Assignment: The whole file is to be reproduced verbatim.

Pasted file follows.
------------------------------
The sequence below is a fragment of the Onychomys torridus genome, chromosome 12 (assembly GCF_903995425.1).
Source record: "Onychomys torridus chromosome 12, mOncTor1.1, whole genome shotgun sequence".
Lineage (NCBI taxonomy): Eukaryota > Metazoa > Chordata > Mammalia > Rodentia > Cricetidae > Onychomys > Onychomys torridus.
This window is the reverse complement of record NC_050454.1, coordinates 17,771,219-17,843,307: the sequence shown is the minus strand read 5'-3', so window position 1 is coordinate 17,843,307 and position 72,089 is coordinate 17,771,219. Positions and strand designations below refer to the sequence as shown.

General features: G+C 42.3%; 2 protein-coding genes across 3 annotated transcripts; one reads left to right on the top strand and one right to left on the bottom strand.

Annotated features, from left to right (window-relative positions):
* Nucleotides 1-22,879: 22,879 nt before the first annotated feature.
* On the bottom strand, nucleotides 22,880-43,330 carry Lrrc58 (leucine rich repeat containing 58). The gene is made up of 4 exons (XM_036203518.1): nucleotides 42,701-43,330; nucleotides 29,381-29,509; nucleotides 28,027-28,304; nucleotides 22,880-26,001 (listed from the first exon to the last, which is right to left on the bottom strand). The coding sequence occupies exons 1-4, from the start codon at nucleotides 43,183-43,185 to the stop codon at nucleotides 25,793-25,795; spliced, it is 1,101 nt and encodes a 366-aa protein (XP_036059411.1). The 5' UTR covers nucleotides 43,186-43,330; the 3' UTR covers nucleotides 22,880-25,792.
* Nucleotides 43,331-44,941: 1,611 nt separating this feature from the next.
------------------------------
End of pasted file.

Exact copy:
The sequence below is a fragment of the Onychomys torridus genome, chromosome 12 (assembly GCF_903995425.1).
Source record: "Onychomys torridus chromosome 12, mOncTor1.1, whole genome shotgun sequence".
Lineage (NCBI taxonomy): Eukaryota > Metazoa > Chordata > Mammalia > Rodentia > Cricetidae > Onychomys > Onychomys torridus.
This window is the reverse complement of record NC_050454.1, coordinates 17,771,219-17,843,307: the sequence shown is the minus strand read 5'-3', so window position 1 is coordinate 17,843,307 and position 72,089 is coordinate 17,771,219. Positions and strand designations below refer to the sequence as shown.

General features: G+C 42.3%; 2 protein-coding genes across 3 annotated transcripts; one reads left to right on the top strand and one right to left on the bottom strand.

Annotated features, from left to right (window-relative positions):
* Nucleotides 1-22,879: 22,879 nt before the first annotated feature.
* On the bottom strand, nucleotides 22,880-43,330 carry Lrrc58 (leucine rich repeat containing 58). The gene is made up of 4 exons (XM_036203518.1): nucleotides 42,701-43,330; nucleotides 29,381-29,509; nucleotides 28,027-28,304; nucleotides 22,880-26,001 (listed from the first exon to the last, which is right to left on the bottom strand). The coding sequence occupies exons 1-4, from the start codon at nucleotides 43,183-43,185 to the stop codon at nucleotides 25,793-25,795; spliced, it is 1,101 nt and encodes a 366-aa protein (XP_036059411.1). The 5' UTR covers nucleotides 43,186-43,330; the 3' UTR covers nucleotides 22,880-25,792.
* Nucleotides 43,331-44,941: 1,611 nt separating this feature from the next.